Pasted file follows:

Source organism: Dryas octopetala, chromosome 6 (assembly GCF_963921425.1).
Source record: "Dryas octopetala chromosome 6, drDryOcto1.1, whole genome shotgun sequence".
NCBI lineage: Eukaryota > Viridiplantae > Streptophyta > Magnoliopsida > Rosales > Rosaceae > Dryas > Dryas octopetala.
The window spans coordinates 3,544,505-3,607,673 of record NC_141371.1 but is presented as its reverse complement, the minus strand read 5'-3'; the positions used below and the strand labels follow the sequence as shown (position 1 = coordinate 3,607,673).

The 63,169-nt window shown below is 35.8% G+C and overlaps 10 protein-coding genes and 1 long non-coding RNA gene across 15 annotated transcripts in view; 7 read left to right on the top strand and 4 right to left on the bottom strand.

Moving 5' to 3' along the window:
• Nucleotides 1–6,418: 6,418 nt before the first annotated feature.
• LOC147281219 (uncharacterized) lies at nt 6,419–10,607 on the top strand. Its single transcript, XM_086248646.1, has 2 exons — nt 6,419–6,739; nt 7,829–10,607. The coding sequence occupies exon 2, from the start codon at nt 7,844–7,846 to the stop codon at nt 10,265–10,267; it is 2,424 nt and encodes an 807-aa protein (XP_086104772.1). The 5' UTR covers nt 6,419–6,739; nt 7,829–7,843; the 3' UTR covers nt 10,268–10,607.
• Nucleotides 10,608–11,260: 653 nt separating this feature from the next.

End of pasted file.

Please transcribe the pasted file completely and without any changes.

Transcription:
Source organism: Dryas octopetala, chromosome 6 (assembly GCF_963921425.1).
Source record: "Dryas octopetala chromosome 6, drDryOcto1.1, whole genome shotgun sequence".
NCBI lineage: Eukaryota > Viridiplantae > Streptophyta > Magnoliopsida > Rosales > Rosaceae > Dryas > Dryas octopetala.
The window spans coordinates 3,544,505-3,607,673 of record NC_141371.1 but is presented as its reverse complement, the minus strand read 5'-3'; the positions used below and the strand labels follow the sequence as shown (position 1 = coordinate 3,607,673).

The 63,169-nt window shown below is 35.8% G+C and overlaps 10 protein-coding genes and 1 long non-coding RNA gene across 15 annotated transcripts in view; 7 read left to right on the top strand and 4 right to left on the bottom strand.

Moving 5' to 3' along the window:
• Nucleotides 1–6,418: 6,418 nt before the first annotated feature.
• LOC147281219 (uncharacterized) lies at nt 6,419–10,607 on the top strand. Its single transcript, XM_086248646.1, has 2 exons — nt 6,419–6,739; nt 7,829–10,607. The coding sequence occupies exon 2, from the start codon at nt 7,844–7,846 to the stop codon at nt 10,265–10,267; it is 2,424 nt and encodes an 807-aa protein (XP_086104772.1). The 5' UTR covers nt 6,419–6,739; nt 7,829–7,843; the 3' UTR covers nt 10,268–10,607.
• Nucleotides 10,608–11,260: 653 nt separating this feature from the next.